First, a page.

Posts Tagged ‘Watercolor’

October Idyll

Wednesday, October 26th, 2016

Despite looming deadlines, my husband and I finally celebrated our [August!] wedding anniversary with two days in Lewes, Delaware, strolling through the pretty town, hiking along the beach, relaxing and being dreadfully spoiled by the delightful owners of the beautiful Virden House B&B, whose garden I sketched.

VirdenB&B

Those Pesky Immigrants

Wednesday, October 12th, 2016

Columbus Day is an opportunity to ponder immigration, an especially rich subject during the current election season. The image below, created for this holiday, is part of the all-media Op-Ed exhibit at the Art League Gallery at the Torpedo Factory in Alexandria, Virginia. Come to the opening reception October 13th for a look at a range of opinionated work.

(click twice to enlarge)

peskyimmigrants

 

Pack Your Bags, Voters

Tuesday, September 27th, 2016

packyourbags

Beach Houses, Big Sky

Thursday, September 1st, 2016

Although it’s still summer, the first of September feels like a turning of the year, a return to school and schedules, and a farewell to cicadas and the least possible clothing. In parting I celebrate the day with a watercolor of Duck, NC, where the family just spent an idyllic week, and, attesting to the season’s ambivalence, a poem by A.E. Housman.

BeachHousesBigSky

XXXIX (from Last Poems)

When summer’s end is nighing
And skies at evening cloud,
I muse on change and fortune
And all the feats I vowed
When I was young and proud.

The weathercock at sunset
Would lose the slanted ray,
And I would climb the beacon
That looked to Wales away
And saw the last of day.

From hill and cloud and heaven
The hues of evening died;
Night welled through lane and hollow
And hushed the countryside,
But I had youth and pride.

And I with earth and nightfall
In converse high would stand,
Late, till the west was ashen
And darkness hard at hand,
And the eye lost the land.

The year might age, and cloudy
The lessening day might close,
But air of other summers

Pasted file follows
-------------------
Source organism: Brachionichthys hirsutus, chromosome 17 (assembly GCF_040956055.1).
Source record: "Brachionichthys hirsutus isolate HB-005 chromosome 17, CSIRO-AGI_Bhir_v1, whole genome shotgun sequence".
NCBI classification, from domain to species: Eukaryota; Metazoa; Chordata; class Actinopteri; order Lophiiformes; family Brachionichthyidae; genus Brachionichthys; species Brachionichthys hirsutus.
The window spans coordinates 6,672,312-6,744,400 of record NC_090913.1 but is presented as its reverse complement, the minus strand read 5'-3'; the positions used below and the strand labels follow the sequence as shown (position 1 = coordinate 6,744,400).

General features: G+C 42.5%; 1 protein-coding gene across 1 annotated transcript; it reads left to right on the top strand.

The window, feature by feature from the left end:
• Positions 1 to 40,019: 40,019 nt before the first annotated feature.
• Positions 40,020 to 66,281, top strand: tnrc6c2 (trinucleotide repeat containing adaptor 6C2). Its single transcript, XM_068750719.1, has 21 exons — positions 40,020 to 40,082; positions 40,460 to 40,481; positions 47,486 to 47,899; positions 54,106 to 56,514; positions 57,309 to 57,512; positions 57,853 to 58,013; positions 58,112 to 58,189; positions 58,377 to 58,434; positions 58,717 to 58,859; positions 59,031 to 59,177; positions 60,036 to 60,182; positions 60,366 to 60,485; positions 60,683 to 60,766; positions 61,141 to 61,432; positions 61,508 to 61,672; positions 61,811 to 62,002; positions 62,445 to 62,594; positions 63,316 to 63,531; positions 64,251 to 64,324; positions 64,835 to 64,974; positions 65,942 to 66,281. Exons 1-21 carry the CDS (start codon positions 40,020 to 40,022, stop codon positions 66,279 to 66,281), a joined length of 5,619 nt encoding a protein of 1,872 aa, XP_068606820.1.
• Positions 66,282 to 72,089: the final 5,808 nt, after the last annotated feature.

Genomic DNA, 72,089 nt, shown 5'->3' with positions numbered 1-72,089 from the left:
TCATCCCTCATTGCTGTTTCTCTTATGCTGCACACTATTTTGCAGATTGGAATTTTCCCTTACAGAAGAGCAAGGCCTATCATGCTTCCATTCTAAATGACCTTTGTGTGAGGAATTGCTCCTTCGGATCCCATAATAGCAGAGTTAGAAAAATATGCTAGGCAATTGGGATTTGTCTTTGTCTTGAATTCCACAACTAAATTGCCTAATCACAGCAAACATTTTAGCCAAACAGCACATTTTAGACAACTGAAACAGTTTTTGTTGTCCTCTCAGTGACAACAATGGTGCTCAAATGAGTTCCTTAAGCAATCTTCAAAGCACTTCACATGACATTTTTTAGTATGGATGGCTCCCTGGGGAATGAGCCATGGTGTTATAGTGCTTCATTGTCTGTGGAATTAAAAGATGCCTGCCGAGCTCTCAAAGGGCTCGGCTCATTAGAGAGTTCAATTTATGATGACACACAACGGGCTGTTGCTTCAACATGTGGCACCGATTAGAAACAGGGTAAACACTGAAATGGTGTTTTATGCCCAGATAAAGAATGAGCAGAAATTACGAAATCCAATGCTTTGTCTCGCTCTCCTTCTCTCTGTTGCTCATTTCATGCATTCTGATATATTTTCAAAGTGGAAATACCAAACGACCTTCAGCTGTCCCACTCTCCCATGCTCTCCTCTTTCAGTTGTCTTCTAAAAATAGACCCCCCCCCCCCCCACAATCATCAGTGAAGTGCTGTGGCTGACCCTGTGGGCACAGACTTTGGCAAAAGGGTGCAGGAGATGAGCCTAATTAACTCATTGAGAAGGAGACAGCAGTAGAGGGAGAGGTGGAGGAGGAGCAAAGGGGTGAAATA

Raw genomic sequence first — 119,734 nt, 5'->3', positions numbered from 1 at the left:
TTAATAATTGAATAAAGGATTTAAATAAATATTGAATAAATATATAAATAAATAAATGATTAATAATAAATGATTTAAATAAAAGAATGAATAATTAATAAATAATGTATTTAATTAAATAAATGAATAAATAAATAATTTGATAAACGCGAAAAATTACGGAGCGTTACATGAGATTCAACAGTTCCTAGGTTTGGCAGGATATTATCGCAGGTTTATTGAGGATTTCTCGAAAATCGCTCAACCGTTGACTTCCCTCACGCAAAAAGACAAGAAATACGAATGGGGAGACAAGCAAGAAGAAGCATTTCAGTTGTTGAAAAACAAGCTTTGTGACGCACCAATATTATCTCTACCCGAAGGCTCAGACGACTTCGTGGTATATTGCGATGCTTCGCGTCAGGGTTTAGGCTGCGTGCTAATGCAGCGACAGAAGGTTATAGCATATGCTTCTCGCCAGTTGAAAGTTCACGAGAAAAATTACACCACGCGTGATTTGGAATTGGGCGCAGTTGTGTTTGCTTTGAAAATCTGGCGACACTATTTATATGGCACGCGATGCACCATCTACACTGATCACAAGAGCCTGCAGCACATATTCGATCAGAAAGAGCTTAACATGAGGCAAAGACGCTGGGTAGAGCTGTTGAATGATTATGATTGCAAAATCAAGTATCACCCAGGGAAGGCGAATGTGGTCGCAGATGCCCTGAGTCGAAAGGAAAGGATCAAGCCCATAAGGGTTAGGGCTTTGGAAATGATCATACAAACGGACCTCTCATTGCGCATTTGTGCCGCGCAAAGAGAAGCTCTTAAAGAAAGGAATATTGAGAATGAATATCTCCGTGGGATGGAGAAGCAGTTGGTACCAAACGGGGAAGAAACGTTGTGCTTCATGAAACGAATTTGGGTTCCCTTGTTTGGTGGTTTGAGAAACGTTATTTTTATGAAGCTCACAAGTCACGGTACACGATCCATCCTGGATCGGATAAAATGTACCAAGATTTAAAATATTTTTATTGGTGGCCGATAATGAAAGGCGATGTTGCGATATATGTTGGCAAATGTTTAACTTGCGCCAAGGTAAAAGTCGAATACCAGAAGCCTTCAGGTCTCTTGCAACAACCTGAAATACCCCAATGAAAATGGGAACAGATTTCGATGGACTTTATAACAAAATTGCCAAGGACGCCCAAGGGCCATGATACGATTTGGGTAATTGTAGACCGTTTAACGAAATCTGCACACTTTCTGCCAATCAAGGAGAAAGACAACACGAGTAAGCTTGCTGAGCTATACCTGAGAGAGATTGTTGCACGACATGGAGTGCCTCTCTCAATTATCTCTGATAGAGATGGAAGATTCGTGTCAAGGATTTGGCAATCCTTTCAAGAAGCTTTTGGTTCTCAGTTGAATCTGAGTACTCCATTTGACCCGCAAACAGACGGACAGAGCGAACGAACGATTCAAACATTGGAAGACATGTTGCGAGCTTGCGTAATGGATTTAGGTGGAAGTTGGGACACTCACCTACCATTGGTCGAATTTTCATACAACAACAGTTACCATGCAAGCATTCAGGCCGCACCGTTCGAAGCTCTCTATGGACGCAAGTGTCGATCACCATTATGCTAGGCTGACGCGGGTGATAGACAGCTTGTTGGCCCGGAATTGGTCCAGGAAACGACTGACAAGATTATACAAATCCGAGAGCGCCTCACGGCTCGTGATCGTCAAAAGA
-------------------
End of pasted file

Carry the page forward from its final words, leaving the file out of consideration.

Breathed from beyond the snows,
And I had hope of those.

They came and were and are not
And come no more anew;
And all the years and seasons
That ever can ensue
Must now be worse and few.

So here’s an end of roaming
On eves when autumn nighs:
The ear too fondly listens
For summer’s parting sighs,
And then the heart replies.

—A.E. Housman

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Elizabeth

Duck, North Carolina, Part II

Thursday, August 25th, 2016

Creatures of air, land and sea; and a search for gifts.

DuckNC2017.2

Yahrzeit2

Bill Elvin

Duck, North Carolina, Part I

Monday, August 22nd, 2016

Watermelons and wild waves.

DuckNC2017.1

CakeOranges

Marta

Julep Season

Monday, August 1st, 2016

A poem by Jack Peachum in celebration of a summer classic. Better stock up, as we head further into this election season. Here’s a recipe from Epicurious that includes as an ingredient a homemade mint syrup which can be used in other drinks as well.

Aug2016

But, surely, the tree in Eden was a giant mint plant,
promising knowledge profane and sacred,
the doorways of Eternity opening—
summer air pushes heavy around the house,
ice clicks in the teeth,
the mixture’s smell invites you in
to where the mint lies on the tongue.
And in the distance,
bourbon-taste and sugar against the palette
sweet as remembered Sunday mornings.

— Jack Peachum

CakeBlackEyeSusan

Francine

Smithsonian Folklife Festival: Basque Culture

Sunday, July 10th, 2016

A day on the Mall at the Smithsonian Folklife Festival learning about Basque music, dance, textiles, pottery, fishing, salt, and cheese.

FolkFestivalBasqueJuly16

Solstice Moon

Monday, June 20th, 2016

Don your leafy crown and pagan garb and prepare to dance ’round the bonfire, for (in the Northern Hemisphere) ’tis the Summer Solstice, the longest day of the year, a time to celebrate our warming sun, our greening earth, and fertility in all its forms. And this shortest night is graced by a full moon, an unusual conjunction of events. Reason enough for dancing!

Solstice

Yahrzeit2

Don 2006

Under The Greenwood Tree

Wednesday, June 1st, 2016

For June, a poem from As You Like It, Act II, Scene V.

June2016
Under the greenwood tree
Who loves to lie with me,
And turn his merry note
Unto the sweet bird’s throat,
Come hither, come hither, come hither:
Here shall he see
No enemy
But winter and rough weather.

Who doth ambition shun,
And loves to live i’ the sun,
Seeking the food he eats,
And pleas’d with what he gets,
Come hither, come hither, come hither:
Here shall he see
No enemy
But winter and rough weather.

—William Shakespeare

CakeRedRoses

Jan